The American military provides for a number of benefits to those brave men and women who defend our country. Benefits include everything from medical insurance, educational support and housing assistance. Service members are provided government quarters or a cash substitute when quarters are not available to them. In offering housing assistance, a stipend called the Basic Allowance for Housing (BAH), is used. Nearly one million service men and women stationed in the United States receive BAH. This benefits helps military personnel and their families live in safe and affordable housing. Not everyone is eligible for BAH and depending on a number of factors this part of the military pay package may vary.
Determining Which Housing Stipend
The Basic Allowance for Housing (BAH) is based on pay grade,marital status, number of dependents, and on the geographic of a military member’s duty location. There are different types of housing allowances or stipends. The BAH II covers troops in transit or those who are reservists. The BAH II Differential covers those military members who live on base and pay child support. Temporary Lodging Allowance (TLA) covers the cost of temporary housing outside of the continental U.S. when a service member is moving from or to an overseas duty station. The Temporary Housing Expense (TLE) covers living expenses while a soldier is in the beginning and end of moves within the continental U.S. Ten days is generally the limit. If a soldier lives overseas, the Overseas Housing Allowance (OHA) applies.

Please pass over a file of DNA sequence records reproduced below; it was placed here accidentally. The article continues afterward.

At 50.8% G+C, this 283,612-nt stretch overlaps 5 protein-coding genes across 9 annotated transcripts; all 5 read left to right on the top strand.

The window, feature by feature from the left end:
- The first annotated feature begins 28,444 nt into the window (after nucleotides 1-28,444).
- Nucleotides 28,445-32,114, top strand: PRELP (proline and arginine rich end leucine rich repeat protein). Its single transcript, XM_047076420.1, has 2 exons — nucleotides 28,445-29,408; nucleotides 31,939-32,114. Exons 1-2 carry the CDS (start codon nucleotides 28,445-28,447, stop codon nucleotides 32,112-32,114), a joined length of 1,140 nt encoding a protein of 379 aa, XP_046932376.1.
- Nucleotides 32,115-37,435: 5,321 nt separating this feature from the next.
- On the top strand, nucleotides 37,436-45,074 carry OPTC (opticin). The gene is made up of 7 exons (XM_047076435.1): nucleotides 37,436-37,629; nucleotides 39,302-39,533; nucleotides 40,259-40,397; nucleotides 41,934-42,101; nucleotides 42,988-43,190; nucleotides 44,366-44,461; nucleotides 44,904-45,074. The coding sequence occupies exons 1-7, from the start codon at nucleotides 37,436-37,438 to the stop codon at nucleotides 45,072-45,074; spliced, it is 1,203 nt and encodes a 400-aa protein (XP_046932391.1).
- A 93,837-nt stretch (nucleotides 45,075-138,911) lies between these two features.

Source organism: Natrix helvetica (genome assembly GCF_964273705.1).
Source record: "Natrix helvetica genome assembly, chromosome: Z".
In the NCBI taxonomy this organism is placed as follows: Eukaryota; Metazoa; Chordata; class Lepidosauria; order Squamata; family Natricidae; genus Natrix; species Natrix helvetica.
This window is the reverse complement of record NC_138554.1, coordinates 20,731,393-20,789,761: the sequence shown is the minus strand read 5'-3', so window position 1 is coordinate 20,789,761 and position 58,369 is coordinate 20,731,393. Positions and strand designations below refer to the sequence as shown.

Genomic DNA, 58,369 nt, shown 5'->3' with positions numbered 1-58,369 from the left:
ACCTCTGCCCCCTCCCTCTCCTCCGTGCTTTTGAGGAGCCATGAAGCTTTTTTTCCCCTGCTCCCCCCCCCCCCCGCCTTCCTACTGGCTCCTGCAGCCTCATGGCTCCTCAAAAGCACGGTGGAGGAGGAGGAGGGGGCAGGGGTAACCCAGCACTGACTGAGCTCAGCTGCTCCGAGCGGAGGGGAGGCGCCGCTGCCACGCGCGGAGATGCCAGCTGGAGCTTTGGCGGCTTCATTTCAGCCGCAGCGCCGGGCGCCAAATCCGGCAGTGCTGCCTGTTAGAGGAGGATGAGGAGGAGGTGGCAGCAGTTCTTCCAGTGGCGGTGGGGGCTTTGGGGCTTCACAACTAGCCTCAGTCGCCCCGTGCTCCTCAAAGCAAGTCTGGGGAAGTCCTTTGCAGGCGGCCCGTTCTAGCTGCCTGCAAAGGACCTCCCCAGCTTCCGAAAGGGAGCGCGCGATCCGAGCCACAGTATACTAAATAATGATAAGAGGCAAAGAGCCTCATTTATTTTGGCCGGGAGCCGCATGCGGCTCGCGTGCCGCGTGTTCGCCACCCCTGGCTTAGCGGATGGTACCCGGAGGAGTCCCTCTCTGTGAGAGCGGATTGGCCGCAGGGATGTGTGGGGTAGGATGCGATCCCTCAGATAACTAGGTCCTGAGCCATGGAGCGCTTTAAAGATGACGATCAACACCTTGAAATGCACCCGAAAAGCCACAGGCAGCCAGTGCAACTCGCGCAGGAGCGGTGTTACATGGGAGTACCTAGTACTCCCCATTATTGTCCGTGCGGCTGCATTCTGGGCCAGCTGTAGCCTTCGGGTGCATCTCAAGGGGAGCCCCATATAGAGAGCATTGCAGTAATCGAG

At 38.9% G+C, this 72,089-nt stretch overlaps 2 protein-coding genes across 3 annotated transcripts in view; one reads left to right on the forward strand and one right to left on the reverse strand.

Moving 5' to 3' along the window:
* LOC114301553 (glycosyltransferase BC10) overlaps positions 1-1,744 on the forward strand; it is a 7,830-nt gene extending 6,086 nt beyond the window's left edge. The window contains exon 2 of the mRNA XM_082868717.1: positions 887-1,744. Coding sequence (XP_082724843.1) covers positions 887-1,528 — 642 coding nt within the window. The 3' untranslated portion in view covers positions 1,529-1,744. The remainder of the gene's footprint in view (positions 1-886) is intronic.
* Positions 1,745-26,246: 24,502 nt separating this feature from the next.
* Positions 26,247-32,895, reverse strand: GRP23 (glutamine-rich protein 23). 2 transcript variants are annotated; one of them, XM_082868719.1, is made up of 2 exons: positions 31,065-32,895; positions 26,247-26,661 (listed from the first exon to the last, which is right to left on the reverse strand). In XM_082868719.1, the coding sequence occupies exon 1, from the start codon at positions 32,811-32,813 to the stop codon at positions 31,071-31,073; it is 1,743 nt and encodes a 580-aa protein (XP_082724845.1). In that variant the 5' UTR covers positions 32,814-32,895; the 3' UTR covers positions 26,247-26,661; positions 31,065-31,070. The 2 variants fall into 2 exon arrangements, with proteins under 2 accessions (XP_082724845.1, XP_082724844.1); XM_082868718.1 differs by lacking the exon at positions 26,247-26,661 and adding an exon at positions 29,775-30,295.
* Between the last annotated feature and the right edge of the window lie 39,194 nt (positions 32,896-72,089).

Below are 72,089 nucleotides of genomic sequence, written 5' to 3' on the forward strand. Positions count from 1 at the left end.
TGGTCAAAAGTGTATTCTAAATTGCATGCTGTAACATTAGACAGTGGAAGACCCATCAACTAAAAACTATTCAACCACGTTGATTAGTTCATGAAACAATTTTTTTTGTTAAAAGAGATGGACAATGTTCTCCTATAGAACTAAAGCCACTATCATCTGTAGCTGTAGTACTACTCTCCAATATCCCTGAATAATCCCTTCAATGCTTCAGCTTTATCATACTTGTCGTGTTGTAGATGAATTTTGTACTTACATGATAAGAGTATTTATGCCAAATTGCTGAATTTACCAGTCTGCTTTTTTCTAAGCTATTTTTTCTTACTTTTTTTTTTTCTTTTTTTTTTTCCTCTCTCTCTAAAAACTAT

Qualifying for the BAH
Since the BAH is based on factors such as grade, dependency status and duty location, a military member will have to be first assigned to a permanent duty location that is within the continental U.S. Once assigned, the military member must be either assigned to governmental housing. If not assigned, the military member is eligible for BAH.
Since military personnel receive a housing allowance when government quarters are not available, the fact that a soldier has family must be taken into consideration. If a duty location cannot provide for housing for the service man or woman and their family, the military is eligible for BAH.
While full time miltiary are allowed to claim BAH, reservists and students may be eligible as well. For reservists, they must be in active status and still have civilian obligations for housing. Veterans, National Guard members, or members of Selected Reserve, who are full time students, are also eligible for BAH under Post 9-11 GI Bill. These military members, regardless of rank, are eligible as long as post 9-11 service is confirmed and they are in not in online only or taking less than a full academic load.
Further, since all service people are entitled to housing, consideration is given to all classes of military personnel; however, if the person is without dependents, single, and assigned to a specific location that can accommodate their housing, then that member is not eligible for a BAH. This military person will be offered housing in base barracks and dorms.
For those personnel living overseas, the BAH equivalent is the OHA. Similar criteria are taken into consideration when a military member is stationed outside of the continental U.S.
The purpose of the BAH program is to provide equitable housing options to service members and /or their families. With this mission of providing fair housing options, the BAH applies in specific circumstances. In cases in which soldiers that can be provided on-base or duty station, these military members are ineligible for this housing stipend.
For more information on BAH and housing policies in the military, check out the following links: